For this situation I didn't bother resurfacing the rotors. It wasn't bad enough for me to worry about. Plus my car is 16 years old so I'm not too concerned about it. Since the change I've put on another 5k miles and there have been no issues.
You can also see how much wear the old pads took when compared to the new ones. You never want to wait this long to replace the brake pads! A good time to change them is when there's little more than a quarter's width left on the pad but no later. Many brake pads have a squeaking mechanism built into them to help alert you to their condition, but I've noticed these aren't always reliable. As a matter of fact, I wasn't aware to change these pads until I heard the grinding, which is a sure indication the pad has completely worn out and the rotors are gouging.
The bracket, to which the caliper is bolted, has a couple of pins that slide out. These need to be pulled out and cleaned with brake cleaner. Allow them to dry for a couple of mins before applying liberal amounts of brake grease and replacing them back into position.
Step 7: Compressing the Cylinder
This is a point at which you should refer to the service manual of your specific vehicle. If you have Anti-Lock brakes then you may need to bleed the brake-line in order to properly compress the piston back into the cylinder. Not doing this may result in damage to the ABS control module. However, if you know your car does not have ABS braking then forget about what was just stated.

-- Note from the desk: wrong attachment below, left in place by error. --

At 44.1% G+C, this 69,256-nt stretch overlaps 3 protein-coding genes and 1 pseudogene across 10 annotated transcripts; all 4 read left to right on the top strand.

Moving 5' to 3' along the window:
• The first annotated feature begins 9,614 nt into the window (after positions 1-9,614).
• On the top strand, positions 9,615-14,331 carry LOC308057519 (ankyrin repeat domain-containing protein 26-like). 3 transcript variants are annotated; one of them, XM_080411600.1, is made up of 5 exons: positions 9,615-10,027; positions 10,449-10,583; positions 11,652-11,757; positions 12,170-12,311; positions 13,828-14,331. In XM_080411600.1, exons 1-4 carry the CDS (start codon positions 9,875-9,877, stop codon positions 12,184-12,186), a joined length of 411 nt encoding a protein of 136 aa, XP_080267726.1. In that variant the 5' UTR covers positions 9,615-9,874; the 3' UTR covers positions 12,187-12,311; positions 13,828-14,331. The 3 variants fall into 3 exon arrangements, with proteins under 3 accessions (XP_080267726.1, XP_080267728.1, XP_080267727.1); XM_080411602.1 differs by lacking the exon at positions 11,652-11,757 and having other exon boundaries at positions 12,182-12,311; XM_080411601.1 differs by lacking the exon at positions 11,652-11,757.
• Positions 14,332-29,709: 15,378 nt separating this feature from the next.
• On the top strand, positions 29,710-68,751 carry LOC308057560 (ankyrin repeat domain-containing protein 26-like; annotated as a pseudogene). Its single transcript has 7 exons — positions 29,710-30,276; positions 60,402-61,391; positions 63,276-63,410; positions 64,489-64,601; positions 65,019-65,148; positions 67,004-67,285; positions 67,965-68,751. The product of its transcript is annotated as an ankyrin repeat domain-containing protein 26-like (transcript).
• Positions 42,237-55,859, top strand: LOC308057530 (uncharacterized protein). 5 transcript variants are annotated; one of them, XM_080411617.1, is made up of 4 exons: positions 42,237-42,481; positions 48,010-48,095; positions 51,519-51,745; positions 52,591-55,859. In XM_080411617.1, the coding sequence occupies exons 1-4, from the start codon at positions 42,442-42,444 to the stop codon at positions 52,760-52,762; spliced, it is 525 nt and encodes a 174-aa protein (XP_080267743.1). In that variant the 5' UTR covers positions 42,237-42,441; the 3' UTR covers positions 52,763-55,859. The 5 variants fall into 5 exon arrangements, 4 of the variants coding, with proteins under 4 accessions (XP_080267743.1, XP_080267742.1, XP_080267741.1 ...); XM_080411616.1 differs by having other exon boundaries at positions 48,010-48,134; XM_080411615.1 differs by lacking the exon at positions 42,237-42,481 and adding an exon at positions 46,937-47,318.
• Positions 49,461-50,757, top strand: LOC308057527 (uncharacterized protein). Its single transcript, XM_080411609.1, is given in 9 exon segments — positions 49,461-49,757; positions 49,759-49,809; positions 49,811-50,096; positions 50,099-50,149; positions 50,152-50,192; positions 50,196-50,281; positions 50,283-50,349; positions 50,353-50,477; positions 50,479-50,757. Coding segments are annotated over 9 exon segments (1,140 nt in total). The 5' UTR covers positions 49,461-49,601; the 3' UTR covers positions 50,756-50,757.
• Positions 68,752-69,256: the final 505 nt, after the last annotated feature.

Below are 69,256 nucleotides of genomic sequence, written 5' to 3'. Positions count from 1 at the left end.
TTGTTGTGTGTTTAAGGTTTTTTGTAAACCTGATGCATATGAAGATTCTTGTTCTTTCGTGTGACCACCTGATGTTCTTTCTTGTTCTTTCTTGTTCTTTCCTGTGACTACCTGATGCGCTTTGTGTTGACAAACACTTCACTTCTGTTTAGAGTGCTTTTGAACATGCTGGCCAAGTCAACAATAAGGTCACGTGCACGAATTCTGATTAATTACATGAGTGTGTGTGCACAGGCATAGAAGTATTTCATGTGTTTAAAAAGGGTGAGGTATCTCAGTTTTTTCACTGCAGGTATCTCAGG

It should be noted that I have researched the whole “bleeding the brakes” for ABS systems and came up with mixed results. Therefore refer to your service manual. In this example I don’t do it.
When using the compression tool, you should be aware that there are a couple types of cylinders. One simply compresses the piston directly back into the cylinder. The other will twist in addition to the compression.
- Apply the compression evenly on the surface of the piston.
- Avoid damaging any of the rubber seals. If damaged they will need to be replaced.
- Compress with a slow and steady rate. Don’t force it.
- Compress it until the piston is even with the cylinder, no further.
From this point you'll need to reassemble everything following these same steps but in reverse, using the new parts.
Be sure to refer to a service manual for torque specifications on how tight bolts need to be.
When putting the wheel back on I always like to apply a little aluminum based lubricant to the lug-nut studs. This helps more with older vehicles but is nice to use with any car.
When tightening the lug-nut, use a star-type pattern for evening out the pressure. Don't fully tighten them all at once, just a few lbs at a time, repeating the same pattern until you've reached the proper torque specs.
Step 10: Last But Not Least!
Before doing anything, start the car (Do Not Drive It) and pump the brakes a few times. They'll feel super soft the first couple times but they should gain their firmness again.
Step 11: You're Done!
Hopefully this was helpful to you.
If you have any helpful info/tips to include please feel free to leave a comment!